On Twitter, The Hidden Genius Project is building a feed with user-generated content. They are interacting with their volunteers, partners, and community by following them and contributing to the conversations already being had about their work.
On Instagram, AARP is documenting stories with strong photography, capturing their end users and repurposing the caption to read like a mini-blog.
All three examples are nonprofits who are using the channel that renders and distributes the type of content they have. If it seems simple, it’s meant to! Despite all the money and incredibly creative content produced every day across social channels, nonprofits are best at building relationships and making local connections authentically which is what Facebook was intended to do originally. So much so, even as the algorithms and news feeds evolve, personal content and genuine connections between people will always be seen over a consumer-facing brand paying top dollar in paid ads.
Find the right people for the job
Your supporters will mobilize once you’re able to commit to a channel and share content authentically. For many of our grassroots organizations, they are partnering with skills-based volunteers who have the time to do social right and consistently.
After you get a sense for the channel you can commit to and types of content you have consistently available, take a moment to consider the different types of professional services involved in making social media marketing the machine it is. You can use this information to decide what external support you really need and enter conversations with experts to get your own strategy organized:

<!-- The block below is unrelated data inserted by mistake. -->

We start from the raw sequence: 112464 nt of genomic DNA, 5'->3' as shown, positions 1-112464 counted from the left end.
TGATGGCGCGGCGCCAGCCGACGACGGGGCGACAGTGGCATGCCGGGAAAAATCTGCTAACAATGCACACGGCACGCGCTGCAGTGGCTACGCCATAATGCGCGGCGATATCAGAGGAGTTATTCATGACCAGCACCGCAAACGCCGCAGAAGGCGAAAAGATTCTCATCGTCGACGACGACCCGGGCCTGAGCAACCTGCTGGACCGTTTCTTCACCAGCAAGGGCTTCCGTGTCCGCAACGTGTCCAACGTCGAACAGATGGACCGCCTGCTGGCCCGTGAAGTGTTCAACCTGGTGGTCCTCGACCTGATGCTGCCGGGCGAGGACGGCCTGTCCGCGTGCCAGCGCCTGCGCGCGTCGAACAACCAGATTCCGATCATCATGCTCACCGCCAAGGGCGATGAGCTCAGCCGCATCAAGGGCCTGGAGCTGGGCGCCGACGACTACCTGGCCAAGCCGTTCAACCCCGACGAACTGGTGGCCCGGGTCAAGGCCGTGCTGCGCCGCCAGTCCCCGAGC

- Channel Marketer: This person is deep in the online world, staying on-top of social networking trends and has a wealth of ideas and tactics to get high engagement on your page.
- Graphic Designer: This individual will take your content ideas and create the digital elements and social share images that will stop a reader as they scroll through their news feed.
- Copywriter: This professional can help you craft bite-size posts that will stand out to your followers and bring your posts to the next level.
- Paid Ad Strategist: When you have an important initiative that needs a lot of exposure, this person can help you spend $25+ to strategically place your best content in front of the followers that most likely are to take the intended action.
Because social media is constantly evolving, it’s hard for it to feel manageable and even more difficult to see how it actually supports your broader organization goals when the ROI is not instant. It’s possible for social media marketing to be a key source of conversion if you commit to using content you already have and aligning it with the channel its best suited for.
View our custom collections of Catchafire projects that will help you solidify your social media strategy.